Falling into their Right Places

Standard

Bachelor of Science in Nursing is a course that demands so much of your time and energy (especially where I come from, country and school) that if you don’t have the heart for it or if you can’t imagine yourself living the rest of your life as a nurse or working with patients, you literally won’t survive the stress and the requirements. My batch mates who realized this early on made the decision to drop-out of our major subjects (professional courses) and work on raising their grades and meeting the requirements to shift to different courses.

Since the school year here in the Philippines is from June to March, it’s that time of year again where the results for shifting and transferring among college courses and/or campuses are released. Shifting and transferring is a tough, meticulous process with quite a paper trail. Sometimes interviews have to be conducted and transcripts compared for you to earn a slot in the course.

On Face Book, some of my friends, in such a jubilant mood, announced to the world that they entered this course or that campus, whereas some others weren’t as lucky.

I remember having been forwarded a quote via text message a few years back. It went something like this:

“When your world seems like it’s turning upside-down, like everything is falling apart, be patient. Just wait. Everything will fall into their right places, sooner or later.”

There is just such a warm and fuzzy feeling when you see the people you care about fulfilling their goals and witnessing their dreams turn into a reality. A close friend of mine who truly struggled and tried to hold on to the course (although it was never in her plans to enter the medical field) pulled her grades up and submitted all the requirements for shifting to another course. She had “back-up plans” in different campuses and schools. She started to worry when her “Plan A” didn’t turn out to be a success. Little did any of us know was that she was granted a slot in the BA Journalism program of the College of Mass Communication in the Diliman Campus of the University of the Philippines.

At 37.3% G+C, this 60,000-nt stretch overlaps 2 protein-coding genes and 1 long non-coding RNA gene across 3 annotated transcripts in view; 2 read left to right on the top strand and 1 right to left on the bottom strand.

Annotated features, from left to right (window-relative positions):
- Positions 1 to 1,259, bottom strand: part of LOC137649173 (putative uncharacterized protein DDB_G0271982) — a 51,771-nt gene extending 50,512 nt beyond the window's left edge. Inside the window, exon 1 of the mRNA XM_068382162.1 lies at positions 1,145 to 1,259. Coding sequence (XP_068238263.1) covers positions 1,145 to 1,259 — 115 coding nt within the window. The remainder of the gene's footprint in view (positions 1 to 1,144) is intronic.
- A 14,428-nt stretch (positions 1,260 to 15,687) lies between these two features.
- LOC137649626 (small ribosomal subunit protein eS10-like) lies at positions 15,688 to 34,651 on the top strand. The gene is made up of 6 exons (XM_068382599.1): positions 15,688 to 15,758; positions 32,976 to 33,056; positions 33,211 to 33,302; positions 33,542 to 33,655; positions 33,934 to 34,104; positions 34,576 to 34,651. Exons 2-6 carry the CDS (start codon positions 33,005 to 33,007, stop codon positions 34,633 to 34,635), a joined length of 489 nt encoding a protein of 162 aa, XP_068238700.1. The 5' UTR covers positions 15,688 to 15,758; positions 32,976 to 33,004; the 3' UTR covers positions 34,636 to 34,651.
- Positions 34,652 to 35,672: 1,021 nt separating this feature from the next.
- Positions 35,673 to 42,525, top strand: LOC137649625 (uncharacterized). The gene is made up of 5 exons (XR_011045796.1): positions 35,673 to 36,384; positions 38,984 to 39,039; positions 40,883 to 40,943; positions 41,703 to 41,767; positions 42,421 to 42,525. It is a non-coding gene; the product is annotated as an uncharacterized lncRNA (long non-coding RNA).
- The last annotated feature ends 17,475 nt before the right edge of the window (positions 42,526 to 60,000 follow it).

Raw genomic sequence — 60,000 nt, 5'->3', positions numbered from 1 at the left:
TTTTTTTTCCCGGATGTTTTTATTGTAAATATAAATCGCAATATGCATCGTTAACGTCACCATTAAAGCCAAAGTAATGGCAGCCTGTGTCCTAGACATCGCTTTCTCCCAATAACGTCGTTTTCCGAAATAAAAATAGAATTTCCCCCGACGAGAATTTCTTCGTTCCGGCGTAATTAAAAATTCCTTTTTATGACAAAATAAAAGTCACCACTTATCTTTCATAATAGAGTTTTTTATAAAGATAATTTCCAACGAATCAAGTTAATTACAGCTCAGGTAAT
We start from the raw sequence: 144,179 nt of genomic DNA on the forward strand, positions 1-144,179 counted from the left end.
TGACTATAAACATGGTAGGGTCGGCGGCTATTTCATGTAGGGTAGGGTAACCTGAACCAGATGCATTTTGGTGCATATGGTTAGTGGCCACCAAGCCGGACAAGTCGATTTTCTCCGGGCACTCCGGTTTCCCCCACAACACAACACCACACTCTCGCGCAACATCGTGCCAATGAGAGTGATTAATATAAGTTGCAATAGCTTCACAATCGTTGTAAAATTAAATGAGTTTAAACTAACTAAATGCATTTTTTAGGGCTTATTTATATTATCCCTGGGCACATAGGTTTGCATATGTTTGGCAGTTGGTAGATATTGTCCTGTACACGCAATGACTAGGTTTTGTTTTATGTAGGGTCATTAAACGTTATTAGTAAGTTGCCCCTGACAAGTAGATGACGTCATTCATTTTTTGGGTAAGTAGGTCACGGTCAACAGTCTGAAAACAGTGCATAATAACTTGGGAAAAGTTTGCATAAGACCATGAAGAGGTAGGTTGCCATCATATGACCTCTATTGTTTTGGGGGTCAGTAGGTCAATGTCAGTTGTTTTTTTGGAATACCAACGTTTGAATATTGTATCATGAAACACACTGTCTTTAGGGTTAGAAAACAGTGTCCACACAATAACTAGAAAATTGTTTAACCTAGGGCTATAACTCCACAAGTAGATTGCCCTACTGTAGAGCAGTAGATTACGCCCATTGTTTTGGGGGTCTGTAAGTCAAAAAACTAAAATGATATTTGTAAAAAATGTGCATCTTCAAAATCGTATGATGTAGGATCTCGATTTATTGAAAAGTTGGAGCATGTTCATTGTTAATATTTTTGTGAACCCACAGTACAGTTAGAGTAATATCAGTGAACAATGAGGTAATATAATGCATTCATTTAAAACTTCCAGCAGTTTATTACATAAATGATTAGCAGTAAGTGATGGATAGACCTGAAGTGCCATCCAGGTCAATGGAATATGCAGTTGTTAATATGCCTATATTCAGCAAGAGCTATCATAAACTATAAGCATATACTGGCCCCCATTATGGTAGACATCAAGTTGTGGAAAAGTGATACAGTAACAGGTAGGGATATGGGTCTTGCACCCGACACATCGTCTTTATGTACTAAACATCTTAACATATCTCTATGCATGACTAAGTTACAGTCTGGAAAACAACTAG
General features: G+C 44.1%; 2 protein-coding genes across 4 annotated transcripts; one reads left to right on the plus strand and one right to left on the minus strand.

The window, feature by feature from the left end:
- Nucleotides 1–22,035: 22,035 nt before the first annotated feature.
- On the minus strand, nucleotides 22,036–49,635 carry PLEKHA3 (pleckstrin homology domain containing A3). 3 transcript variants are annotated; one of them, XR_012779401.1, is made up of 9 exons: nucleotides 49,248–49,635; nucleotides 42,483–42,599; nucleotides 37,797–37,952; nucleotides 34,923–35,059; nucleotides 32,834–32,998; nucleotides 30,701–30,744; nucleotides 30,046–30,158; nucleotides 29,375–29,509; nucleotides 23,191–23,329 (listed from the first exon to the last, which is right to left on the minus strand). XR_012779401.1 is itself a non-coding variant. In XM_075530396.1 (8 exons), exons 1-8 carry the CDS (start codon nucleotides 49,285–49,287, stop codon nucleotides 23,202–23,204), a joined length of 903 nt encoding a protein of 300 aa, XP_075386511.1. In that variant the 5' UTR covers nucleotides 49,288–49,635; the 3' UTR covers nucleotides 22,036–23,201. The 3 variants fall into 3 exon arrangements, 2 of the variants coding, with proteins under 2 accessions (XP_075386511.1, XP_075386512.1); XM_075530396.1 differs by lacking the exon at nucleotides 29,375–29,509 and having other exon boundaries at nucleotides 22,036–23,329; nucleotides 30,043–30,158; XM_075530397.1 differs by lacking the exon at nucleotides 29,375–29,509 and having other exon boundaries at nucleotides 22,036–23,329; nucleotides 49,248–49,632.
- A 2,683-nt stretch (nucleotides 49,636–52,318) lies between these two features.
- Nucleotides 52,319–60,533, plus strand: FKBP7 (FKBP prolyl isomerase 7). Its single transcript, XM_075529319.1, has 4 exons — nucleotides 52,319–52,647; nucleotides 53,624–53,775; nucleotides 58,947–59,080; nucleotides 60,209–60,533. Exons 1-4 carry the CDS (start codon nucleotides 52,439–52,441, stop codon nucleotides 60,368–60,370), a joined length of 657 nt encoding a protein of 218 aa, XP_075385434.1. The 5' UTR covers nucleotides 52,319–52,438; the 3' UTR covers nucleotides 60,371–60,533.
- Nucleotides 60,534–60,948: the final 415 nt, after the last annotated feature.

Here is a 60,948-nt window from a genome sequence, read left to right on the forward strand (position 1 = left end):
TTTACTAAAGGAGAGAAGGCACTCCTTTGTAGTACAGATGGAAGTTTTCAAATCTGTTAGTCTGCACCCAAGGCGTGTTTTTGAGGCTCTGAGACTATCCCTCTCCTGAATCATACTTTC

Words cannot explain how happy and proud I was for her because I knew that the writer in her would finally have a chance to shine; an avenue for expression and an opportunity to hone itself. Writing is and has always been a hobby and passion of hers. Getting into the Journalism Program was tantamount to her having taken the next step to the fulfillment of her dreams and to pick up those pieces of her life gone awry, so to speak.

Another friend of mine tried to shift out of Nursing into another course, not because she didn’t have the heart for it, but because her parents weren’t happy with the idea of her becoming a nurse. Being a member of our barkada (a core group of friends), she spent a year in another part of the campus, taking up subjects different from ours in order to make the grades and requirements needed to shift. But shifting is a very competitive process, and oftentimes, the “supply” of slots offered is depleted too soon for all of the “demand”. In short, she didn’t make it and some other students deemed more qualified were granted the limited slots.

My heart goes out to this friend of mine who didn’t make the shift and all others like her, because their plans didn’t seem to work out this year. I’m not one to tell them to give up, to suck it up and move on. They can always try again next year. But they’re comes a point in life where you just have to know when to stop.

Go ahead, fight on to the very bloody and bitter end if need be if there is still that smallest, most tiny, most unlikely glimmer of hope, but if fighting is costing you more resources, time and emotions than  a retreat, where is the sense in that? This just doesn’t apply for the whole shifting drama, by the way. I boldly daresay that it applies for life, as well.  To fall takes faith, courage and most importantly, trust. Trust in the circumstances and into your own intuition. But have serenity and sense to know that there are some things that aren’t worth changing.

Learn to accept failure as a blessing in disguise or an opportunity for growth or introspection. See where you’ve gone wrong and work on it. Learn to be content. Sometimes, we waste too much time and energy chasing after things which aren’t supposed to be ours or aren’t for our own good in the first place. We dream of falling into the right place when, little do we know and late do we realize, we’ve been in the right place all along.